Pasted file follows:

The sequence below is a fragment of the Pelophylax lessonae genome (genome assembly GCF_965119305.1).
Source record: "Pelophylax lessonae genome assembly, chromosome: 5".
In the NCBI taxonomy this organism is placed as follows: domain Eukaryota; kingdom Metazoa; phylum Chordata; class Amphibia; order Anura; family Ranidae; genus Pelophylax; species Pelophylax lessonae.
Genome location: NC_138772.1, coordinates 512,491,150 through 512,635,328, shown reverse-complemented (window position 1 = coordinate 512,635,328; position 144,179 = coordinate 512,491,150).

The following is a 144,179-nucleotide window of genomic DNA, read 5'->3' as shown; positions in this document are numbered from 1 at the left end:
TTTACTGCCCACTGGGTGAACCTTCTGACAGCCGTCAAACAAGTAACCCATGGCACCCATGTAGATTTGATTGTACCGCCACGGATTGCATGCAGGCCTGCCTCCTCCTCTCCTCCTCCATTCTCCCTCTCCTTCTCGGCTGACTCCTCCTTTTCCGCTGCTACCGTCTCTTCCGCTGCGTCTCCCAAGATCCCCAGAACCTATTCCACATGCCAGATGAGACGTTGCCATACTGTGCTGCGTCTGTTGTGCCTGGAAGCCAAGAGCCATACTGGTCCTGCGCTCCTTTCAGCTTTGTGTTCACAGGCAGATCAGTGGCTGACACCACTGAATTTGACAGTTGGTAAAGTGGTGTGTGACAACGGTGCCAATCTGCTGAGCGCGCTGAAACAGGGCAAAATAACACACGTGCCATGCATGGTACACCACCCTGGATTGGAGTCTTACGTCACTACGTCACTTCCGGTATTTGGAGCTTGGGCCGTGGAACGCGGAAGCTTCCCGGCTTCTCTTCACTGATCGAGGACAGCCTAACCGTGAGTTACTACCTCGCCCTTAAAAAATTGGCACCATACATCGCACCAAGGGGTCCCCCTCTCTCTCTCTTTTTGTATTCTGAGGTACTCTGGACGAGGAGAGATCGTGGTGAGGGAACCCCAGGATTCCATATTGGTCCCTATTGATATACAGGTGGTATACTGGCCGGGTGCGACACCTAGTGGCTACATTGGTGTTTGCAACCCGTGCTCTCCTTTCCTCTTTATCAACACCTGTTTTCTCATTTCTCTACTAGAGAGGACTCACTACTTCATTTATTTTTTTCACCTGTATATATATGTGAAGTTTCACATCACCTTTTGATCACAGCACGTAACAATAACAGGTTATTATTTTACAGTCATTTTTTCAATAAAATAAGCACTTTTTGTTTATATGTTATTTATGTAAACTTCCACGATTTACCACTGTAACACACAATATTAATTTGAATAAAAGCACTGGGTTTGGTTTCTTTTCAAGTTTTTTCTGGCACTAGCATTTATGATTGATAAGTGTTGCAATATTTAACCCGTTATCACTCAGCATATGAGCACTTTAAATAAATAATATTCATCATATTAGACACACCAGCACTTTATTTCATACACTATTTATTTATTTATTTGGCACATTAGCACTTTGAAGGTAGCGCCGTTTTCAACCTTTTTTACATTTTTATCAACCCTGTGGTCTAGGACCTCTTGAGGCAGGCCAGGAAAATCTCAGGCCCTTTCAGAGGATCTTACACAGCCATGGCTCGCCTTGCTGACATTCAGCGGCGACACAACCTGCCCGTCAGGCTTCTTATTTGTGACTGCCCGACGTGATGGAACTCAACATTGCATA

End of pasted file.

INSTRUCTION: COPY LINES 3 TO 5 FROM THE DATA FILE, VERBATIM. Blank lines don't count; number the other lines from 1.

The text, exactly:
In the NCBI taxonomy this organism is placed as follows: domain Eukaryota; kingdom Metazoa; phylum Chordata; class Amphibia; order Anura; family Ranidae; genus Pelophylax; species Pelophylax lessonae.
Genome location: NC_138772.1, coordinates 512,491,150 through 512,635,328, shown reverse-complemented (window position 1 = coordinate 512,635,328; position 144,179 = coordinate 512,491,150).

The following is a 144,179-nucleotide window of genomic DNA, read 5'->3' as shown; positions in this document are numbered from 1 at the left end: